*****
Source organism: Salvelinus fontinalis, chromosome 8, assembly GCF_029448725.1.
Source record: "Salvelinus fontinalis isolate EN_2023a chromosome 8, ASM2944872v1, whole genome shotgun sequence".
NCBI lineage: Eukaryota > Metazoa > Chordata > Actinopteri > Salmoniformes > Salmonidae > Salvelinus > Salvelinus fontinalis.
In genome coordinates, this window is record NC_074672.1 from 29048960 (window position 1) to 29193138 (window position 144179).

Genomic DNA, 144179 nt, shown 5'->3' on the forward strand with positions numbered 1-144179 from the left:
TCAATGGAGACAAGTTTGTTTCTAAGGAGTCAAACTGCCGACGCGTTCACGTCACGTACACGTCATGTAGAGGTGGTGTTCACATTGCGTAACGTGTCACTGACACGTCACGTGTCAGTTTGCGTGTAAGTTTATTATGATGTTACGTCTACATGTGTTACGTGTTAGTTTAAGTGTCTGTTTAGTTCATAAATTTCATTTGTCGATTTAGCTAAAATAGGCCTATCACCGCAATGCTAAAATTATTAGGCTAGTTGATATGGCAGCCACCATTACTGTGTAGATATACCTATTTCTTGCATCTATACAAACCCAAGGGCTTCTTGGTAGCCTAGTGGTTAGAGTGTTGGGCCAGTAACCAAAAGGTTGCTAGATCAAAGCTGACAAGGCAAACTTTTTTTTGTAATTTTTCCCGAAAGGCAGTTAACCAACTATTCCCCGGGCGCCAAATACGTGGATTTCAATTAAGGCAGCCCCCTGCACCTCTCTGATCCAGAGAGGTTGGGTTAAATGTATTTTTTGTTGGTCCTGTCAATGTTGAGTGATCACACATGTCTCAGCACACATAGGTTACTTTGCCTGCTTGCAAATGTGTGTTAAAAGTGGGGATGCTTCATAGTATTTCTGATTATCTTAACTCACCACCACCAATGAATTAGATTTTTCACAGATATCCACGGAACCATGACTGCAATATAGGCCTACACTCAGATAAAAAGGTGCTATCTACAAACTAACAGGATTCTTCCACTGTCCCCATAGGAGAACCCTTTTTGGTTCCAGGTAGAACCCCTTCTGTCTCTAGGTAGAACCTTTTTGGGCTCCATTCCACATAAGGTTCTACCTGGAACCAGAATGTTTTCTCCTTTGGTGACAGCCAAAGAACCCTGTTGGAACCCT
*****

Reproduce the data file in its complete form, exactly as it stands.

Source organism: Salvelinus fontinalis, chromosome 8, assembly GCF_029448725.1.
Source record: "Salvelinus fontinalis isolate EN_2023a chromosome 8, ASM2944872v1, whole genome shotgun sequence".
NCBI lineage: Eukaryota > Metazoa > Chordata > Actinopteri > Salmoniformes > Salmonidae > Salvelinus > Salvelinus fontinalis.
In genome coordinates, this window is record NC_074672.1 from 29048960 (window position 1) to 29193138 (window position 144179).

Genomic DNA, 144179 nt, shown 5'->3' on the forward strand with positions numbered 1-144179 from the left:
TCAATGGAGACAAGTTTGTTTCTAAGGAGTCAAACTGCCGACGCGTTCACGTCACGTACACGTCATGTAGAGGTGGTGTTCACATTGCGTAACGTGTCACTGACACGTCACGTGTCAGTTTGCGTGTAAGTTTATTATGATGTTACGTCTACATGTGTTACGTGTTAGTTTAAGTGTCTGTTTAGTTCATAAATTTCATTTGTCGATTTAGCTAAAATAGGCCTATCACCGCAATGCTAAAATTATTAGGCTAGTTGATATGGCAGCCACCATTACTGTGTAGATATACCTATTTCTTGCATCTATACAAACCCAAGGGCTTCTTGGTAGCCTAGTGGTTAGAGTGTTGGGCCAGTAACCAAAAGGTTGCTAGATCAAAGCTGACAAGGCAAACTTTTTTTTGTAATTTTTCCCGAAAGGCAGTTAACCAACTATTCCCCGGGCGCCAAATACGTGGATTTCAATTAAGGCAGCCCCCTGCACCTCTCTGATCCAGAGAGGTTGGGTTAAATGTATTTTTTGTTGGTCCTGTCAATGTTGAGTGATCACACATGTCTCAGCACACATAGGTTACTTTGCCTGCTTGCAAATGTGTGTTAAAAGTGGGGATGCTTCATAGTATTTCTGATTATCTTAACTCACCACCACCAATGAATTAGATTTTTCACAGATATCCACGGAACCATGACTGCAATATAGGCCTACACTCAGATAAAAAGGTGCTATCTACAAACTAACAGGATTCTTCCACTGTCCCCATAGGAGAACCCTTTTTGGTTCCAGGTAGAACCCCTTCTGTCTCTAGGTAGAACCTTTTTGGGCTCCATTCCACATAAGGTTCTACCTGGAACCAGAATGTTTTCTCCTTTGGTGACAGCCAAAGAACCCTGTTGGAACCCT